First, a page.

Teacher Q & A with Kerry

1. How did you get started doing yoga?
My mother started teaching me yoga when I was about 8 or 9 years old. Of course I thought she was the most beautiful and amazing woman that ever walked the planet so having this time with her really made feel aligned with her and maybe it sounds odd but almost like becoming an adult… it felt like very cool adult thing to do. Honestly, it’s probably one of my first ‘stand out’ memories in the beginnings of self care.

2. When did you get to BYH and how long have you practiced here? 
I’m a interior designer and one of my design projects was the first Buddhist temple in Baltimore located on Northern parkway. While I was working on this project I attended a couple of their many auction fundraisers in which I won a free “30 days of Bikram” here in Hampden… funny thing is the 30 day pass was bought and donated by my then acquaintance but now best friend, Elizabeth Jones.That was about 5 – 6 years ago. For about 3 – 4 years I’ve been attending 6 days per week. This past summer I got into mountain biking so I haven’t been obsessively attending per usual but with winter approaching you’ll find me back in the room almost daily.
3. What motivated you to talk a teacher training and then to focus on kids’ yoga?
The temple project was one of my biggest in terms of time spent and of course having the opportunity to build something truly meaningful for Baltimore. I made close connections with the Buddhist community and with one monk in particular who is now one of my closest and dearest friends, Kelsang Menla. He encouraged me to pursue the teacher training program for meditation. So I did… I attended meditation classes learning from the monks and nuns about Buddhist philosophy and how to meditate. I then converted the teachings I received into a dialogue and class I thought children would enjoy. I taught meditation to children under the monks and nuns for 3 years. I’m pursuing my Master’s degree in psychology with the hopes to eventually marry my skills of art, meditation and therapy as a children’s art therapist.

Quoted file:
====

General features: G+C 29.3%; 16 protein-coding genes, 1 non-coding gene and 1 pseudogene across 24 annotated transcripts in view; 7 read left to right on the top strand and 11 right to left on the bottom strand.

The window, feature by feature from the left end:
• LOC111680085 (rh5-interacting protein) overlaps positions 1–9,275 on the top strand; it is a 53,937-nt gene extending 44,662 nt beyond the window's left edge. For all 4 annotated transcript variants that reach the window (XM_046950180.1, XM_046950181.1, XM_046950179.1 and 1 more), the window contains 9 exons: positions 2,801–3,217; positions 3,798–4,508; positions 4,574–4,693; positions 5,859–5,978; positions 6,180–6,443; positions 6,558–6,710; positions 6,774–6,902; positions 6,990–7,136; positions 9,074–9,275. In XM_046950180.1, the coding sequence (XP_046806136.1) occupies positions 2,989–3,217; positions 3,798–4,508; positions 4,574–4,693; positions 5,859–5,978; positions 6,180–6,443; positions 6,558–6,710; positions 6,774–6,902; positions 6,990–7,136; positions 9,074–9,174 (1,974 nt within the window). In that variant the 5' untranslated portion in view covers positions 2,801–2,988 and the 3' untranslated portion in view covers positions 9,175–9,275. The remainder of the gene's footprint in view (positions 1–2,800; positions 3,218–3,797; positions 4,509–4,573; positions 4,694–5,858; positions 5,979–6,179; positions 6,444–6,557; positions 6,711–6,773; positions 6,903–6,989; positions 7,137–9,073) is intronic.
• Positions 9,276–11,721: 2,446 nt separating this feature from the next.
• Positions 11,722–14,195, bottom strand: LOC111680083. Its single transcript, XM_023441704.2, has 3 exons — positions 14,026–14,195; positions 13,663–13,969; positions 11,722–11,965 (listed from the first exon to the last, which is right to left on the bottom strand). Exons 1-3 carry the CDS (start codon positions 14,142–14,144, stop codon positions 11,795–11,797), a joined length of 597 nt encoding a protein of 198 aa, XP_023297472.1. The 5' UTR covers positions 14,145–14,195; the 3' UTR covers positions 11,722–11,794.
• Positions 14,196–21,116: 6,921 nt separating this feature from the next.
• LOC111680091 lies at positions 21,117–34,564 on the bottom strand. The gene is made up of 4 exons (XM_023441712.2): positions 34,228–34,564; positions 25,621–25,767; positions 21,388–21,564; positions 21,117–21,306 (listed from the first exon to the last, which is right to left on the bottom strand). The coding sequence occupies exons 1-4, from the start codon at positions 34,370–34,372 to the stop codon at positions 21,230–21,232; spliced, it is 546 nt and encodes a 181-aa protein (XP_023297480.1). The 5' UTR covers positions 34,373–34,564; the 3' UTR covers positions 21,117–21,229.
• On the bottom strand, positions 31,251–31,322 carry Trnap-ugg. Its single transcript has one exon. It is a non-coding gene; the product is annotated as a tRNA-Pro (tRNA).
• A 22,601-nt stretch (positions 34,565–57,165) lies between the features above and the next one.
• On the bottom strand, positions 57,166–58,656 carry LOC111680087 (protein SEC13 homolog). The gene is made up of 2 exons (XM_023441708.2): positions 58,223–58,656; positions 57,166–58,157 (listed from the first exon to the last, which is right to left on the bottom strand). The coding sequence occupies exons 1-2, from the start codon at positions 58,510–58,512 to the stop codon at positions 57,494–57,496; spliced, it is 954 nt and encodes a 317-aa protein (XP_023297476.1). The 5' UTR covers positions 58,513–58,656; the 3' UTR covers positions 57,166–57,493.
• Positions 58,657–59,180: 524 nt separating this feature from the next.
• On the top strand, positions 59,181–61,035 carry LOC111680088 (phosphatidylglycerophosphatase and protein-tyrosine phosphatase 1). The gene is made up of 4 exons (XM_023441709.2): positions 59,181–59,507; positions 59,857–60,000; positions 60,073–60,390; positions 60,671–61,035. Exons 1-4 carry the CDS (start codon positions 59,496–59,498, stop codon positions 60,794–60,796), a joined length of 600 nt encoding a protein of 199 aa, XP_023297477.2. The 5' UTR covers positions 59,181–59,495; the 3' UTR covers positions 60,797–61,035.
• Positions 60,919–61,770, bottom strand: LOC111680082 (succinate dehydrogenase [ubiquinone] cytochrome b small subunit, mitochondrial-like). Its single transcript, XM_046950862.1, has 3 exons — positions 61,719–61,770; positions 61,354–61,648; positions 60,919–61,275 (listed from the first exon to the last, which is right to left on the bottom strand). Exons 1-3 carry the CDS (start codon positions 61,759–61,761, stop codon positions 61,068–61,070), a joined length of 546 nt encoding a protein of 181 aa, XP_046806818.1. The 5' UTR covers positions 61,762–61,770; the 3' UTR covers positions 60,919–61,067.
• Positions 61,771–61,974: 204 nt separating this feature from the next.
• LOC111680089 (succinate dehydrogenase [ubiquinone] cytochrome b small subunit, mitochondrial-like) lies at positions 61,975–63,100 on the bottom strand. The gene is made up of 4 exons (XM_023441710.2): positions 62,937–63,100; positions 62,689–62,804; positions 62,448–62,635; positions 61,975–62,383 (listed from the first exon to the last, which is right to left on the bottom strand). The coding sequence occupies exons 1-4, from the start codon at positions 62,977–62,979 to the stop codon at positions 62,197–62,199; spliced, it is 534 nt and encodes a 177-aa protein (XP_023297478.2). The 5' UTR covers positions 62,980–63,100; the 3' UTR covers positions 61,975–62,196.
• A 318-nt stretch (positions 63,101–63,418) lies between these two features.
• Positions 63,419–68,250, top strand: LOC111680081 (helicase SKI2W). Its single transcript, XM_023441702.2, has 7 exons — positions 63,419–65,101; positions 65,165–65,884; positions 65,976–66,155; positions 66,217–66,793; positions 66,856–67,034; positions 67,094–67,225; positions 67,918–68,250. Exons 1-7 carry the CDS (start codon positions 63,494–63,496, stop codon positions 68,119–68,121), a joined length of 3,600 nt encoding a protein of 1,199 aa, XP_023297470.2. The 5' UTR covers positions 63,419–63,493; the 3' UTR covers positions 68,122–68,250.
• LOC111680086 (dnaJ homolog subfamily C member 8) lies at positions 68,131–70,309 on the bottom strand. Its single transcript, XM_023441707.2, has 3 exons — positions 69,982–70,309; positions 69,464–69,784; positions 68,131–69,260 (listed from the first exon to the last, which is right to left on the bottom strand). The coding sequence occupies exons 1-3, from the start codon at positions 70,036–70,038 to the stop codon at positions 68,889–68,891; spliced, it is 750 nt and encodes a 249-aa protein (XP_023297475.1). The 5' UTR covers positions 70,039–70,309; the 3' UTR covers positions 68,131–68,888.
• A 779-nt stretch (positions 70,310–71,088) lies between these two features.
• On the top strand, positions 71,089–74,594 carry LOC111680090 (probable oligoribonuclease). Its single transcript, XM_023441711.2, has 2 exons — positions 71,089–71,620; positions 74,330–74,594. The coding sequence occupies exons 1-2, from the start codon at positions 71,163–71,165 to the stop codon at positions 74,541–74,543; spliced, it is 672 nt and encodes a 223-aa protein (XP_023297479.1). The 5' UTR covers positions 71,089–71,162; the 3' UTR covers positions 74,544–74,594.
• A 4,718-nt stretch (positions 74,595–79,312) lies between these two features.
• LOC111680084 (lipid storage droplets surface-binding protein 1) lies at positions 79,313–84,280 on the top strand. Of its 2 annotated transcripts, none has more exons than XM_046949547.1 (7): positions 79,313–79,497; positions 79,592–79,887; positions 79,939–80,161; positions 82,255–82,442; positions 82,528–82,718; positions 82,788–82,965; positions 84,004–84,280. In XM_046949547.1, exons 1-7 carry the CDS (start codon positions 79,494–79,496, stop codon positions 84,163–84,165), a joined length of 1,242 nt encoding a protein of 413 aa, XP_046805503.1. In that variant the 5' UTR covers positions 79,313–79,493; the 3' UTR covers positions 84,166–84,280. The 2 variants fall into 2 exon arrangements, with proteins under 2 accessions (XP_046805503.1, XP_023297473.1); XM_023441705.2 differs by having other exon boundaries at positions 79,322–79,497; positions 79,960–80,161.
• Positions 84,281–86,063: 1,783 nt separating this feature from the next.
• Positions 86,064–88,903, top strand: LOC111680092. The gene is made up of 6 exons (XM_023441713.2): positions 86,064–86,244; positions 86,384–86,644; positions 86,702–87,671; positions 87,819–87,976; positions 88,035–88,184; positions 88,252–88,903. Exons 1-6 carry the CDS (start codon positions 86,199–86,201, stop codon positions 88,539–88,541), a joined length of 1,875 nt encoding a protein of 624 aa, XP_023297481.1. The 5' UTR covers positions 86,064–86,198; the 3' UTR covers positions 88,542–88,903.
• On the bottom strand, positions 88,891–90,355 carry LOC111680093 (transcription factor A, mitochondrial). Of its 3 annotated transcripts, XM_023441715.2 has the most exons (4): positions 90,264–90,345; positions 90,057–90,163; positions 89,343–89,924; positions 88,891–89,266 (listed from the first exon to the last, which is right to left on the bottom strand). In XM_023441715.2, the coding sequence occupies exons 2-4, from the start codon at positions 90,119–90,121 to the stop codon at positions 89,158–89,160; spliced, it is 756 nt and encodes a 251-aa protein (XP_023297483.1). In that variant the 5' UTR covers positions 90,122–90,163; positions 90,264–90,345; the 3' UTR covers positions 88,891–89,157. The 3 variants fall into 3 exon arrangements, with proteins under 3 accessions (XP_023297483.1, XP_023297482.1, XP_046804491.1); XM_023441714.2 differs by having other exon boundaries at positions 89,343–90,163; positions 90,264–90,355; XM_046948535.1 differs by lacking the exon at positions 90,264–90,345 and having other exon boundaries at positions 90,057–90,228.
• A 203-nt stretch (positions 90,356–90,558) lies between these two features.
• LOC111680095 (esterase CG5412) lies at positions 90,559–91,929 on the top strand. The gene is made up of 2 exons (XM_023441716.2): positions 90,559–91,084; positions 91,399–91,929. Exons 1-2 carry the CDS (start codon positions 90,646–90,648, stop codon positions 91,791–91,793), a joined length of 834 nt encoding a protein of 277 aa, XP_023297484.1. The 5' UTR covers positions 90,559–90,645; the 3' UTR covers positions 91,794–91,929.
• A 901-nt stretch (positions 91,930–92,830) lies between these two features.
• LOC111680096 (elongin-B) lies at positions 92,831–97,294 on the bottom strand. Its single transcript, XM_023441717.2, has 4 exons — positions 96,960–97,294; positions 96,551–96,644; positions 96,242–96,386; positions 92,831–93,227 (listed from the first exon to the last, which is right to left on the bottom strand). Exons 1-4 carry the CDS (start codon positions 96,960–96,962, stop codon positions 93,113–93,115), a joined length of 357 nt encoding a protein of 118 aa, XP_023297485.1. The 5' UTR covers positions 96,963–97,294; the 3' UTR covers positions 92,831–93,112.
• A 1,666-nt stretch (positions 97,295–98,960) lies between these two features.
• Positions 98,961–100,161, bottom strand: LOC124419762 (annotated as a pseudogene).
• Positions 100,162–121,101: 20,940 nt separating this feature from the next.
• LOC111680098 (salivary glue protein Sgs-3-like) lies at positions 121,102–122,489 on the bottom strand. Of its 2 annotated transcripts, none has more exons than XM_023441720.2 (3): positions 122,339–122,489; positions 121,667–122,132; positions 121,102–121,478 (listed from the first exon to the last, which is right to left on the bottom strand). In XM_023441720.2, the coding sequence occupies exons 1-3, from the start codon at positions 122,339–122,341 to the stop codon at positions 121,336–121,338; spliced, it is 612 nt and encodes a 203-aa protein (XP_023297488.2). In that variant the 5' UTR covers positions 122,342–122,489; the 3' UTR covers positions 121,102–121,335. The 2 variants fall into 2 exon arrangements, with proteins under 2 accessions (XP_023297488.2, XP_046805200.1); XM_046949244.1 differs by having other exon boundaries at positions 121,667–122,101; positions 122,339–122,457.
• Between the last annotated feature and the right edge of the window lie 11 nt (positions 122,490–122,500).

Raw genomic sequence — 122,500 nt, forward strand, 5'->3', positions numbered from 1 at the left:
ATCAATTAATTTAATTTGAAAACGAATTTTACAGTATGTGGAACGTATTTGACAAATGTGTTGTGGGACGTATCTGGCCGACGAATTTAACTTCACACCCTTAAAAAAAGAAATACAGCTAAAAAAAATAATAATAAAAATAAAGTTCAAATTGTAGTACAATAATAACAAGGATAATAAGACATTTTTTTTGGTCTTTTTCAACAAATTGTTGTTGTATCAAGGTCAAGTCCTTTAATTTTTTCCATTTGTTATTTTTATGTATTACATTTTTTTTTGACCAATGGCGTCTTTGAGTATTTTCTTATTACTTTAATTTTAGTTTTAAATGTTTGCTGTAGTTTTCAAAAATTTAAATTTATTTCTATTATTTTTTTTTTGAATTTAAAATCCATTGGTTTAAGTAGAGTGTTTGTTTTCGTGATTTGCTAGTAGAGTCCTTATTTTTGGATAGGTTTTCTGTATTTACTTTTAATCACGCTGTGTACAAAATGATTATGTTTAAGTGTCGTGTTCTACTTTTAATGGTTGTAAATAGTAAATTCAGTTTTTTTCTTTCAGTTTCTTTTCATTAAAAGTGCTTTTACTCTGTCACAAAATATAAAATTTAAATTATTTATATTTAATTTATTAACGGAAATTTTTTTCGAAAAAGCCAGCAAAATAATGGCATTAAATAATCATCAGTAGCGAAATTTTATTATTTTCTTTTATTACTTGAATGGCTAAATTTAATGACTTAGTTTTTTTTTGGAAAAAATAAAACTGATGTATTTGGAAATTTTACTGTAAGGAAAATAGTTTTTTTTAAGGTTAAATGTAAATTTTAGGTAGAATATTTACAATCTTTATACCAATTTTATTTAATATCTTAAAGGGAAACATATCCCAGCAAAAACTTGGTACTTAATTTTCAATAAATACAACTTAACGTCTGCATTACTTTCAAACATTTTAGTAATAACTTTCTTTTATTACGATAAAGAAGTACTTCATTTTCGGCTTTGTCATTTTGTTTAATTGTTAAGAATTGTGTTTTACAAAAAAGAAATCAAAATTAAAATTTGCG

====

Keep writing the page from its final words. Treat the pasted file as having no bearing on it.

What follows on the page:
4. What do the kids you teach learn in your class? How and why is it beneficial for children?
At BYH we keep religion out of the teachings but manage to teach children the basic philosophy of how to calm the mind. It’s important to note that my specialty is in meditation.  The class that we’re providing for the kids is not only yoga but we meditate and then have what I refer to as an “art reflective” at the end of class. The class is 90 minutes long with:
– 30 min YOGA
– 30 min MEDITATION
– 30 min ART REFLECTIVE
Of course I have plenty of yoga experience to share with the children but the class we teach on Sundays is mostly about getting them started a young age to think about self care, the philosophy of the “golden rule”, and healthy outlets such as the physical activity, meditation and art projects they complete in class.
4. What would you like other parents to know?
I know that as parents and adults we believe it’s our job to always be the teacher and lead our children but the truth is kids are often amazing teachers. We live in a world in which we move from one thing to the next so quickly that we often find it difficult to communicate and connect with one another. This is the world our children are growing up in… we feel the pressure and so do they. I welcome parents to come sit in class with their children so they can not only see the opportunity in learning for their children but also experience their children bringing these lessons home and having an affect on the family unit as a whole.
We now have regular students that attend weekly, bi-weekly and monthly. A mother of one of my weekly students wasn’t able to bring her child two weeks in a row. She then showed up and explained they had some family issues that kept them away for the last few weeks but she woke up that morning feeling as though not only did the kids need to come into class but so did she. For that morning she simply hung out in the corner of the classroom receiving the same teachings the kids received. When me and Sarah discussed starting this class we decided we want to create a tighter knit community… I can’t even express the joy it brings to me knowing I’m helping to provide a space that both the children and parents feel free to retreat and reenergize in.
Thank you for sharing what we’re doing for the children. I also want to thank Elizabeth English (she’s so passionate about this program that it’s inspiring), and my mother who helped shape the yoga portion of the class with her yoga teacher training experience, Pat Brannigan.

Posted in Teacher Profiles.

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